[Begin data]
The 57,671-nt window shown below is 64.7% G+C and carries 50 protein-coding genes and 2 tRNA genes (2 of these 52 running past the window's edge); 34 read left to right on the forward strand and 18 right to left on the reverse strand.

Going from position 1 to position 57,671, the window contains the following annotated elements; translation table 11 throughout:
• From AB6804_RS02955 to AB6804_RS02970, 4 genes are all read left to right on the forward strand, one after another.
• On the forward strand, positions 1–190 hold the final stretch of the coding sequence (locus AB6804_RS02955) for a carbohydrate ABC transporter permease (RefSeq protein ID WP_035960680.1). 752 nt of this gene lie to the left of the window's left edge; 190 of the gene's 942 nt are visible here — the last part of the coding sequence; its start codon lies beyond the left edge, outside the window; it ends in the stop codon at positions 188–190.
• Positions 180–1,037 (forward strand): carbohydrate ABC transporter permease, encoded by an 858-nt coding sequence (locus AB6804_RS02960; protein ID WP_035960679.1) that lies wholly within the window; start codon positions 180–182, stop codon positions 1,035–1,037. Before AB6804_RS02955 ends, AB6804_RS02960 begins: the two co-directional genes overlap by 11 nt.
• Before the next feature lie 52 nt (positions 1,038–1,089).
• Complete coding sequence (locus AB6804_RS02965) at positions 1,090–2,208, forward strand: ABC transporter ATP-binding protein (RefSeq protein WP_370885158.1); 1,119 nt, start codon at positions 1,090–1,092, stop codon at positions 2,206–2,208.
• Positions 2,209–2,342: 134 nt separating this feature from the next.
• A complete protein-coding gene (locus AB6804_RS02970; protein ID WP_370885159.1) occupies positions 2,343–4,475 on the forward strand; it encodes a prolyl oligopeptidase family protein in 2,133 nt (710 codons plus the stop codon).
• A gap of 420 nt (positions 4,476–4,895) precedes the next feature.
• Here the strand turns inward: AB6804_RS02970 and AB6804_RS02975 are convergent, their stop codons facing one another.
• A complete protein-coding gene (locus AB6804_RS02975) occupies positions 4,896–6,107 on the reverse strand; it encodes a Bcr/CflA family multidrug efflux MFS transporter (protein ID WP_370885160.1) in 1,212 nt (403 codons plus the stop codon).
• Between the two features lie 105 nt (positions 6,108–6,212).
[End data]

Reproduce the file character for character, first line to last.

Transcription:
The 57,671-nt window shown below is 64.7% G+C and carries 50 protein-coding genes and 2 tRNA genes (2 of these 52 running past the window's edge); 34 read left to right on the forward strand and 18 right to left on the reverse strand.

Going from position 1 to position 57,671, the window contains the following annotated elements; translation table 11 throughout:
• From AB6804_RS02955 to AB6804_RS02970, 4 genes are all read left to right on the forward strand, one after another.
• On the forward strand, positions 1–190 hold the final stretch of the coding sequence (locus AB6804_RS02955) for a carbohydrate ABC transporter permease (RefSeq protein ID WP_035960680.1). 752 nt of this gene lie to the left of the window's left edge; 190 of the gene's 942 nt are visible here — the last part of the coding sequence; its start codon lies beyond the left edge, outside the window; it ends in the stop codon at positions 188–190.
• Positions 180–1,037 (forward strand): carbohydrate ABC transporter permease, encoded by an 858-nt coding sequence (locus AB6804_RS02960; protein ID WP_035960679.1) that lies wholly within the window; start codon positions 180–182, stop codon positions 1,035–1,037. Before AB6804_RS02955 ends, AB6804_RS02960 begins: the two co-directional genes overlap by 11 nt.
• Before the next feature lie 52 nt (positions 1,038–1,089).
• Complete coding sequence (locus AB6804_RS02965) at positions 1,090–2,208, forward strand: ABC transporter ATP-binding protein (RefSeq protein WP_370885158.1); 1,119 nt, start codon at positions 1,090–1,092, stop codon at positions 2,206–2,208.
• Positions 2,209–2,342: 134 nt separating this feature from the next.
• A complete protein-coding gene (locus AB6804_RS02970; protein ID WP_370885159.1) occupies positions 2,343–4,475 on the forward strand; it encodes a prolyl oligopeptidase family protein in 2,133 nt (710 codons plus the stop codon).
• A gap of 420 nt (positions 4,476–4,895) precedes the next feature.
• Here the strand turns inward: AB6804_RS02970 and AB6804_RS02975 are convergent, their stop codons facing one another.
• A complete protein-coding gene (locus AB6804_RS02975) occupies positions 4,896–6,107 on the reverse strand; it encodes a Bcr/CflA family multidrug efflux MFS transporter (protein ID WP_370885160.1) in 1,212 nt (403 codons plus the stop codon).
• Between the two features lie 105 nt (positions 6,108–6,212).